• The patient experience and results from a clinical trial are somewhat “unnatural”. Findings that stem from RCTs may not be valid beyond the study population. If a trial focused on a high-risk population, for example, in order to maximize the possibility of detecting an effect, the intervention may not be practical or relevant for a broader population – especially if public health decisions must be made quickly.[5]

What is real world data (RWD) and how does it relate to health outcomes?

When it comes to clinical research, data is king, but controlled conditions don’t always represent “real world” settings. It’s important to ensure that the data source is relevant in order to answer questions that may not be evaluated in clinical trials. Real world data, or “RWD”, is an umbrella term for healthcare data that are collected outside of conventional RCTs. This information could come from a large number of sources including data from patients (i.e. questionnaire or wearable device data), healthcare data (i.e. medical records), data from payers, and social data.[6]

Examples of RWD sources include:

  • Electronic health records (EHRs)
  • Patient charts
  • Medical and insurance claims databases
  • Billing activities
  • Product and disease registries
  • Patient-generated data including in home-use settings
  • Data gathered from other sources that can inform on health status, such as mobile devices[7]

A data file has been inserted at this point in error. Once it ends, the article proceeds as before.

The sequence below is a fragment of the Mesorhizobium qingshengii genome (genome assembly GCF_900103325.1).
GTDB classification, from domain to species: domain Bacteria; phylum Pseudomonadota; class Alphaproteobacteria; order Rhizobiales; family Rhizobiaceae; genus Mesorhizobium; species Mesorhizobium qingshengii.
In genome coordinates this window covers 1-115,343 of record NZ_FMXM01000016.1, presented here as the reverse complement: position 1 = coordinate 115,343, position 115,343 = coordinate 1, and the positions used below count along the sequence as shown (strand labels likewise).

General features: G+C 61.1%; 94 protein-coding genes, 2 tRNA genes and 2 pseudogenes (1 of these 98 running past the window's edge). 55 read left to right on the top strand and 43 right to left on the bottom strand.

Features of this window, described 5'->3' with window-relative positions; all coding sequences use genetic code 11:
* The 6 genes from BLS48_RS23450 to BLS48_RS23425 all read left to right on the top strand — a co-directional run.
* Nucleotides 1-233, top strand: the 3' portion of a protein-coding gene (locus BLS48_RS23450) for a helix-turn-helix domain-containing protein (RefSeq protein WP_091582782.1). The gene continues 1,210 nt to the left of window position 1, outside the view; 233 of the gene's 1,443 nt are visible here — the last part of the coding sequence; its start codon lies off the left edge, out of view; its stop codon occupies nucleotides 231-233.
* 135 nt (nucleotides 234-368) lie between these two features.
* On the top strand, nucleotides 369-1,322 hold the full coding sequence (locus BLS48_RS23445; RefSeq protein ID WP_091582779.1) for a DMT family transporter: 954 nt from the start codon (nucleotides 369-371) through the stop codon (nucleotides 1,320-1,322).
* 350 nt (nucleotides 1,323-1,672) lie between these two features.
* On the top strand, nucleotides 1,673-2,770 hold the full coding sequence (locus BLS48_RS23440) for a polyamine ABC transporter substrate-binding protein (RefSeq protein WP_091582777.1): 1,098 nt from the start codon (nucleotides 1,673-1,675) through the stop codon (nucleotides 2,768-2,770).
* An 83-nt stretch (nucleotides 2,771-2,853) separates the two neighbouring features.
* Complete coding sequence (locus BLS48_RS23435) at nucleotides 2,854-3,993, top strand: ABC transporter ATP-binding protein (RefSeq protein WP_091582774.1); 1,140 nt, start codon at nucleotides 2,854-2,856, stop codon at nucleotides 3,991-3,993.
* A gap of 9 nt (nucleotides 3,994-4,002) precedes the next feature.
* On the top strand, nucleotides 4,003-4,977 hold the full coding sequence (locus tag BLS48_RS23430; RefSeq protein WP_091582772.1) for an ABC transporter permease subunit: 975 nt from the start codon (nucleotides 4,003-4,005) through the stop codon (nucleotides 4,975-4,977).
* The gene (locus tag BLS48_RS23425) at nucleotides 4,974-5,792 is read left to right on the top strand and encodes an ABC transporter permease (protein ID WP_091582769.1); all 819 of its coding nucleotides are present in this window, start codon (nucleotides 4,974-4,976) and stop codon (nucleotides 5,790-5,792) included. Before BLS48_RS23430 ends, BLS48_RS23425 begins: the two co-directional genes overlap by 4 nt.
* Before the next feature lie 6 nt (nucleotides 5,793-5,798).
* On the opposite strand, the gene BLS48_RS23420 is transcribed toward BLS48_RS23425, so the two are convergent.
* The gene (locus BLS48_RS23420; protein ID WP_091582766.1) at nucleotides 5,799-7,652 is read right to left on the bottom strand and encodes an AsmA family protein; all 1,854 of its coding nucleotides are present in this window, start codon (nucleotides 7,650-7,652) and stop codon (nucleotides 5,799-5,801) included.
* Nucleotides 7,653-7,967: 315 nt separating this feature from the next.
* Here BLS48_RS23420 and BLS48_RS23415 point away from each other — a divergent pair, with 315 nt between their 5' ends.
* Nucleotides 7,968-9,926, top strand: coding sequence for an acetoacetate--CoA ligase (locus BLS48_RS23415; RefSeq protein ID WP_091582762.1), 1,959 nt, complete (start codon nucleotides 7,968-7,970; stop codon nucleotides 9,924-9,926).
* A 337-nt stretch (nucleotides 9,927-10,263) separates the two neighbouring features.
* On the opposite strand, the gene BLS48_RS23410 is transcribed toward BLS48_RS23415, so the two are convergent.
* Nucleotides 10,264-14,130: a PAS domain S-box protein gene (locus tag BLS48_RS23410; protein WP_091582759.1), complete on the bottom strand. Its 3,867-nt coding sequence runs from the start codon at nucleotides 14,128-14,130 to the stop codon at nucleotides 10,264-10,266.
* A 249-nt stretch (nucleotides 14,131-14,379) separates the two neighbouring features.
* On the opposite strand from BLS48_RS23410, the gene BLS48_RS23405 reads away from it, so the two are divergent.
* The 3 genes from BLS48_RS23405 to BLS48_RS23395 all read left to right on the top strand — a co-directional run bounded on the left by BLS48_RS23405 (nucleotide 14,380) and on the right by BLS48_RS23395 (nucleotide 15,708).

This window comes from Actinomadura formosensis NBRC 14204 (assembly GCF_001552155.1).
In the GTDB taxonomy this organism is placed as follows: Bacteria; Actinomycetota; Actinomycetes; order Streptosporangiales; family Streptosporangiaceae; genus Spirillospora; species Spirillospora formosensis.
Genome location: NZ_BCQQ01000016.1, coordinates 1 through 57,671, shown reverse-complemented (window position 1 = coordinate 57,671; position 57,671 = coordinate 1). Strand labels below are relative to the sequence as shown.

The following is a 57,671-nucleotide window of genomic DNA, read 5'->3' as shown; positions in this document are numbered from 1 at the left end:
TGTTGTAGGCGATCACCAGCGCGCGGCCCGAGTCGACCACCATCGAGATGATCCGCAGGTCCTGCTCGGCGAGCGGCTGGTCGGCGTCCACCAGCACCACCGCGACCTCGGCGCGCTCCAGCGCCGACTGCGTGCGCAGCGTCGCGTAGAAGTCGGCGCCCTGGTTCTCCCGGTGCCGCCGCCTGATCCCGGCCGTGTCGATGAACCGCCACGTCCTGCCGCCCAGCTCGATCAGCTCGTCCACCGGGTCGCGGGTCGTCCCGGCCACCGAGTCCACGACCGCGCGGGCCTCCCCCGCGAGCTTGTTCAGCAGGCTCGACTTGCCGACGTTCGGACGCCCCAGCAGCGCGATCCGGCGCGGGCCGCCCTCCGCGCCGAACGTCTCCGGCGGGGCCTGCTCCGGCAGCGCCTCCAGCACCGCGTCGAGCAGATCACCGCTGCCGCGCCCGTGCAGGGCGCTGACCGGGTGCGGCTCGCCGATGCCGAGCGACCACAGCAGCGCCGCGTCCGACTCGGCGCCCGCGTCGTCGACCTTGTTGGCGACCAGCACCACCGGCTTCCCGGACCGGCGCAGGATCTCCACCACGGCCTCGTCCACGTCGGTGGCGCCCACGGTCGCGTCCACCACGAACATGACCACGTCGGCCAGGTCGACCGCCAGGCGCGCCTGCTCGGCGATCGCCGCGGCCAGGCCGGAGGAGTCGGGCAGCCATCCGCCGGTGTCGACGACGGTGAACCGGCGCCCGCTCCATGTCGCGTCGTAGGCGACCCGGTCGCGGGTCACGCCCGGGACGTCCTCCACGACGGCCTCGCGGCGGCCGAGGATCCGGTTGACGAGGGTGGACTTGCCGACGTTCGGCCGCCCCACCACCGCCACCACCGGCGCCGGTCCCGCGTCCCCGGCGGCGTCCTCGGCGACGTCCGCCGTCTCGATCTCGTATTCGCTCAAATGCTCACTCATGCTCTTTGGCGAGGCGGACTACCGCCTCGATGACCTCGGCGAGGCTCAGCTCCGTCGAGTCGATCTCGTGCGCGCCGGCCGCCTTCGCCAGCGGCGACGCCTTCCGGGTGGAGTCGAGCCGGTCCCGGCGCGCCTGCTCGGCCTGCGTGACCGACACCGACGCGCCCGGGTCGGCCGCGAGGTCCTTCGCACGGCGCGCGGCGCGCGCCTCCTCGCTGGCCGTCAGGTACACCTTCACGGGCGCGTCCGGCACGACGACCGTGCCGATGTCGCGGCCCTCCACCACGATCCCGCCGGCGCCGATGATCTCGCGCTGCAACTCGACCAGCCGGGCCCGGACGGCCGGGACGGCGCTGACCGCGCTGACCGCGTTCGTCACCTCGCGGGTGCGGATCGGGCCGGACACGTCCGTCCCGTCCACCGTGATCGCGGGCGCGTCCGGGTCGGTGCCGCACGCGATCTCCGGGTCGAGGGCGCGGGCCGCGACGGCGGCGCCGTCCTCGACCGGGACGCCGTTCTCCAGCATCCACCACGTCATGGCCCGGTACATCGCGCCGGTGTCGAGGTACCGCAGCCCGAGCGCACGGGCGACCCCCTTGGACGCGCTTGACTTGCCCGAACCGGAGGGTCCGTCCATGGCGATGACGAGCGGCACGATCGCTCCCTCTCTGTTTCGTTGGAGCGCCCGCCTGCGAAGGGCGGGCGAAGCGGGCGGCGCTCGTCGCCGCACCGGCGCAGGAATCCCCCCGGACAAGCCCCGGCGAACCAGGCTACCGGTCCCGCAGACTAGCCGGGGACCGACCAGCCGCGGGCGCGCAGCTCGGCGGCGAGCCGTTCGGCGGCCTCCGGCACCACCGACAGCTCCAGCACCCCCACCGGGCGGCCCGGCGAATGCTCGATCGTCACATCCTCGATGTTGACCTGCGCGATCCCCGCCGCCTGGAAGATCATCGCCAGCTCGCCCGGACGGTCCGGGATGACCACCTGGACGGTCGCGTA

Real World Evidence (RWE) and Advantages of Real World Studies

Analysis of RWD gives researchers greater insight into the utilization, benefits, and risks associated with medical interventions.[8] This insight, also called real world evidence (RWE), has several advantages over conventional RCTs when it comes to improving health outcomes.

RWE studies are generally less expensive and don’t take as much time to complete. Often RWE can supplant or enhance a control group, leading to a smaller study size. And unlike RCTs that have many inclusion and exclusion criteria, RWE highlights a more representative patient population. This adds perspective about patient behaviours and a treatment’s safety and efficacy in real world settings – including dosing, adherence, off-label use, and more.[9] These broader observations help address patient groups that are not included in RCTs, and they make it possible to identify trends in specific subpopulations.

Since the data are mostly digital, they are also much easier to access, aggregate, and analyze. The sheer volume of RWD emerging from digital health data (often from smart wearables that capture biometrics) is also improving our understanding of disease processes and therapeutic intervention points. Because of this, RWD and RWE have the potential to enrich clinical studies, reduce time to market, and lower the cost of clinical trial programs.[10]

How Vault is Using RWD and RWE to Improve Health Outcomes